He sat there behind the wheel of his black Crown Vic, his eyes closed as he listened to the rain pattering on the roof of the car. He turned the ignition key and the big car came to life with a muscular purr. He opened his eyes and wiped away tears, then grabbed the gear shifter and put the car into reverse. With his foot on the brake he took one last look toward the rest area. It was storming now, almost obscuring it from his view. She was no longer standing at the stop of the steps. She was gone.

"It ain't the first time, Kid." He told himself.

There was a tap on the window, and by reflex his right hand reached into the crook of his left arm, just below the shoulder. He looked up and saw she was standing there in the pouring rain.

Moments later she was sitting in the car next to him. Without speaking he turned the heater on and she felt a glorious rush of warm air flow over her. At that moment she remembered how cold natured he was. Even in the cold of winter he would not use a heater. For some peculiar reason he enjoyed the cold. It was always a chore to convince him to wear winter clothing, unless he was going to work. When he worked he always wore the same thing, unless it was raining or bitter cold. A dark suit, white shirt, dark tie and black boots. And those two cannons he carried, one under each arm. It occurred to her that he was dressed for work but he wasn't carrying his guns with him. Maybe he wasn't doing the same work anymore, although she couldn't imagine him doing anything else. She remembered how she both loved his stolid nature but hated how predictable and staid he was. And how he loved the cold. Somehow it fit his quiet nature.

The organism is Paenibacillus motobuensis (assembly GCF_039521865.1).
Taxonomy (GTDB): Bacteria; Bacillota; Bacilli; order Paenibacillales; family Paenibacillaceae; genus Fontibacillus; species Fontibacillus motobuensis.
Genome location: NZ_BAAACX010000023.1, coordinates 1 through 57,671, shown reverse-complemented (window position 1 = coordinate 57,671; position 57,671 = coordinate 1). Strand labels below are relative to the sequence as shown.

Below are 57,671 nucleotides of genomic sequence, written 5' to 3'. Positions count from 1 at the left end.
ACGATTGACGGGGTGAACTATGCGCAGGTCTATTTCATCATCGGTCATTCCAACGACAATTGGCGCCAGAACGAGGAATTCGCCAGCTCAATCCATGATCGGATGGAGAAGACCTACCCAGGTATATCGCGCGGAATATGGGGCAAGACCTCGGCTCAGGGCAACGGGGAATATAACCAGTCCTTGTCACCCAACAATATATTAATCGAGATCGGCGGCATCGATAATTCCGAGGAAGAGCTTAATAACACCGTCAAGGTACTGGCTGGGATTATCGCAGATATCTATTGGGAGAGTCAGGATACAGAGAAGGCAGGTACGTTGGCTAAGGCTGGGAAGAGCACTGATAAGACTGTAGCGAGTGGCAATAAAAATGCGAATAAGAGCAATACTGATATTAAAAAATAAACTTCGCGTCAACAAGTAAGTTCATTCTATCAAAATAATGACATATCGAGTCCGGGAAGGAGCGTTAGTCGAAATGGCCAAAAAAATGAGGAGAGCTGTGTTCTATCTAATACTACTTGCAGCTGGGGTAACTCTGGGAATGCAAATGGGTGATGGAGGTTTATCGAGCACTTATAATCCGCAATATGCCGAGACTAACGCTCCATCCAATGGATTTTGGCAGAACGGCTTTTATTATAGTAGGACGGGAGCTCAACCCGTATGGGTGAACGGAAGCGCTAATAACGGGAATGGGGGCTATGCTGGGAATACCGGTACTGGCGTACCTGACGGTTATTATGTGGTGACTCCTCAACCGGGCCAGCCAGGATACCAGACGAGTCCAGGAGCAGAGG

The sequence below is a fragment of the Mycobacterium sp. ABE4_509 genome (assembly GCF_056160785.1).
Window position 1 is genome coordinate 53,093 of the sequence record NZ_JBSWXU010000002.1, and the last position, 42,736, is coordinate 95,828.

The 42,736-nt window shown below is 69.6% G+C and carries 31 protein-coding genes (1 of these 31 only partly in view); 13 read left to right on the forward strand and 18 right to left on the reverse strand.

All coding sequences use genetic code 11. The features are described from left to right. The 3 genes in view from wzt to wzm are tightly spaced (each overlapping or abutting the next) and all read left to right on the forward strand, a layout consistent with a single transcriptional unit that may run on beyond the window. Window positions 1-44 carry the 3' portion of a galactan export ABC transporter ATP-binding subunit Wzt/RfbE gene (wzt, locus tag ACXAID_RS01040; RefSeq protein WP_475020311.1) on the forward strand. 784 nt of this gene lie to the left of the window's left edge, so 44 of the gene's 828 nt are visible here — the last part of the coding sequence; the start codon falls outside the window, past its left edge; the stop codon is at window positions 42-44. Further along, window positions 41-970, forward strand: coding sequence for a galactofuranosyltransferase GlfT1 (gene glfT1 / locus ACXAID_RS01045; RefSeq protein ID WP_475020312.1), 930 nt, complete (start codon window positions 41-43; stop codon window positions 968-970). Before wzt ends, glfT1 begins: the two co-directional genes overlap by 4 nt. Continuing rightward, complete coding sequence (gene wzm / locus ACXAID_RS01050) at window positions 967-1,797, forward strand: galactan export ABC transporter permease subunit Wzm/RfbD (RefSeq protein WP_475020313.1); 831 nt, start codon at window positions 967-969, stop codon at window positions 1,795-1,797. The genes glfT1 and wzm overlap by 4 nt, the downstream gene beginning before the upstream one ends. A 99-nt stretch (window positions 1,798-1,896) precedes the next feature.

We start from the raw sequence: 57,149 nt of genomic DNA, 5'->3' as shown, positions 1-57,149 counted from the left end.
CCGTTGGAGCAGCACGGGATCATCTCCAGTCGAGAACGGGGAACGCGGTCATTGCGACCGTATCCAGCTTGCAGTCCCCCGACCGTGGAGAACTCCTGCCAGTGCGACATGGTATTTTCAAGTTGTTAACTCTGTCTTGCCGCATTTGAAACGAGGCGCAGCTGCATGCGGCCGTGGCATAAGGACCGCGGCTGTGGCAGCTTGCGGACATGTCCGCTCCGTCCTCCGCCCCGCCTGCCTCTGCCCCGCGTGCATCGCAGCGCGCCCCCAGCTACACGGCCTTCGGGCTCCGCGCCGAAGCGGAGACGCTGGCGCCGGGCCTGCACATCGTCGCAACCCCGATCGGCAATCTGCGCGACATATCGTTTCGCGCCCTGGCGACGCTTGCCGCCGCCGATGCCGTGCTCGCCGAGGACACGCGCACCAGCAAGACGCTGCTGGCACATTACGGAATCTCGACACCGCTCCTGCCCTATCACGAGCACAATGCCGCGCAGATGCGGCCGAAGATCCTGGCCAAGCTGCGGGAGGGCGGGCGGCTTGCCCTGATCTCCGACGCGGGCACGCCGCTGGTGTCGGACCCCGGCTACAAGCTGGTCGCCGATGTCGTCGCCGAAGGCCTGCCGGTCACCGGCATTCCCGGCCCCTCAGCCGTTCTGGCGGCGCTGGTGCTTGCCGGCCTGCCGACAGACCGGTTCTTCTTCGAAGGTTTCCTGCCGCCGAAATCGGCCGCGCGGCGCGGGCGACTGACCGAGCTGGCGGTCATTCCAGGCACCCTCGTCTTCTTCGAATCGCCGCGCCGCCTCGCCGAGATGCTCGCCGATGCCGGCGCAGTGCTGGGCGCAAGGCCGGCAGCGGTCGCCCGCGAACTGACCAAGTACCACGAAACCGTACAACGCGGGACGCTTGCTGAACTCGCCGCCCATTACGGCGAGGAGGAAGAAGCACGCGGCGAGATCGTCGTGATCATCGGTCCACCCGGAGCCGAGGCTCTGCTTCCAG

"You're not supposed to go outside barefoot in the cold." She always scolded him, to which he always gave the same reply. "You're not supposed to do a lot of things." He would say wryly, with a quick flick of his tongue and raised eyebrows.

All these memories were coming back to her, as if from some lost void in her life. That was, sadly enough, precisely how she felt. Lost.

The voice in her head made itself known again, much to her chagrin. 'Maybe you're not as lost now as you were a few minutes ago'

"Thank you." She said with a heavy sigh.

"You're welcome." He replied. "I'll take you home and you can get some rest. If you'll just tell me where you want to go."

"I don't really… have a place to go." She replied, and she found herself crying uncontrollably.

He sat there quietly as she sobbed. He wanted badly to pull her to him and hold her. He ached to hold her, but he would not. Secretly she wished he would, too. Not because it was him, but because it had been so long since she felt wanted by anyone. He backed the car out of its parking spot and guided it onto the interstate. He reached over and opened the dash and pulled out a few napkins, placing them in her lap.